It’s Thursday night and Brooklyn Arreola is waiting by her phone. She’s expecting an important phone call. Her phone rings at exactly 8 p.m. That’s when she’s suppose to receive her important call but the caller ID states its from North Carolina.
“Do I answer it?” she thought. “There are so many spam risks out there and I’m waiting on an important phone call.”
She answered her phone and it turned out to be the important call. On the other line was JF Maddox Foundation Board Member Catherine Maddox, who called Brooklyn to tell her she was named the 2021 Jack Maddox Distinguished Scholarship.
“It was amazing!” Brooklyn said of the conversation. “She said that is the best phone call she gets to make and I also received the best phone call ever. I woke up (Friday) morning in just complete excitement. It’s just so surreal.”
Brooklyn is a senior at Lovington High School this fall. She is the daughter of Robert and Krystie Arreola and is interested in pursuing a dentistry degree at Abilene Christian University.
“Abilene Christian University is everything that I look for in a college,” Brooklyn said. “They have one of the best pre-health programs in the nation. So much has been put into the school and everyone has noticed the great bounds they are making in research. I would love to be a part of that. ACU also offers chapel each morning and to me there is nothing more important that worshipping our Creator with peers who you are in college with.”
Brooklyn admitted her desire to be a dentist started when she was much younger. She said she was named the her class dentist in elementary school.
“I reminded all of my little classmates to brush their teeth and stay away from cavities,” Brooklyn said with a laugh. “That just carried on until now.”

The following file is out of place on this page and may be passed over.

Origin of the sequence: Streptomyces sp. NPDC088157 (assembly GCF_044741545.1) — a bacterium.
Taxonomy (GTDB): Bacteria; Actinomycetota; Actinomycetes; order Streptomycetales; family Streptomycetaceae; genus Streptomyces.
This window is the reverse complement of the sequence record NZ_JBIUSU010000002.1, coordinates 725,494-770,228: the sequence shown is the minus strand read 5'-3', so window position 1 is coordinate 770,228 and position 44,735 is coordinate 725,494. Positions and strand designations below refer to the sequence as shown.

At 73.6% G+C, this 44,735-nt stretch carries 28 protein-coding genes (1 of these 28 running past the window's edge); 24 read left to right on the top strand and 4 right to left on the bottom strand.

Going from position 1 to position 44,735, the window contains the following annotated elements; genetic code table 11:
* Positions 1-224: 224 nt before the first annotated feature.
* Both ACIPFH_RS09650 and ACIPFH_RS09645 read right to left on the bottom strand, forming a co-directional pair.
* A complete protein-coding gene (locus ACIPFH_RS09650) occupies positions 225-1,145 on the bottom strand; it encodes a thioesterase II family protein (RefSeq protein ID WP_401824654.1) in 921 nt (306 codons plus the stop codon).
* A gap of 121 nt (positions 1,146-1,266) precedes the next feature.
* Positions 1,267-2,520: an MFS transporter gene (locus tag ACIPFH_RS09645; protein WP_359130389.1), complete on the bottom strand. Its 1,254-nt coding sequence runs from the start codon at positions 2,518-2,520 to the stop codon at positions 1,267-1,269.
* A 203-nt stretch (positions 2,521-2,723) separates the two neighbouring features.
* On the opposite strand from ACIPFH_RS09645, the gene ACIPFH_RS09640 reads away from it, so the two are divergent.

An independent selection committee reviewed 26 comprehensive applications submitted to the Jack Maddox Distinguished Scholarship Program from throughout Lea County, and considered each applicant’s academic achievements, extracurricular activities and written essays. From this applicant pool, the selection committee selected 15 semifinalists for personal interviews. From those semifinalists, the selection committee selected five finalists: Arreola, Carla Gavilan of Eunice, Avree Arnold and Olivia Bova, both of Hobbs and Ranley Krueger, of Tatum.
With the award of the Jack Maddox Distinguished Scholarship, Brooklyn will be able to pursue an undergraduate degree from a college or university of her choice in the continental United States. The Jack Maddox Distinguished Scholarship covers all costs of tuition, fees, textbooks and room and board for her four-year undergraduate education.
The remaining four finalists are all Maddox Scholars and will receive scholarships of $20,000 each, $5,000 per year for four years of undergraduate study, which also may be utilized at any public or private college or university in the continental United States. Additionally, several universities have entered into agreements with the Foundation to match the Maddox Scholarship award with additional scholarships based on their selection as a Maddox Scholar. Those universities include University of the Southwest, Texas Tech University, University of New Mexico, New Mexico State University, McMurry University, Hardin-Simmons University, Texas Christian University and Rice University.
This year, the Jack Maddox Distinguished Scholarship Program is celebrating its 26th anniversary. During the course of the Scholarship Program’s history, the Foundation has provided Lea County high school graduates with more than $4 million in college scholarships. The five Maddox Scholars selected this year join more than 100 Maddox Scholars who have received scholarships since the first class of scholars was selected in 1996.
Brooklyn said winning the scholarship is a huge relief.
“I’m so grateful to go into my senior year knowing this is already been an accomplishment,” Brooklyn said. “All of the credit for this goes to the Maddox Foundation. They are doing amazing things for the community and for Lea County and I am so grateful to be a recipient of their kindness.”
The Jack Maddox Distinguished Scholarship is named in honor of Jack Maddox, who, along with his wife, Mabel, established the JF Maddox Foundation in 1963 and funded the Foundation from their estates. Since then, the JF Maddox Foundation has funded over $260 million in grants. Some of the recent projects include $6.3 million toward the construction of a new hospital in Hobbs, $10 million toward a career technical education high school, and $27.5 million to the CORE facility.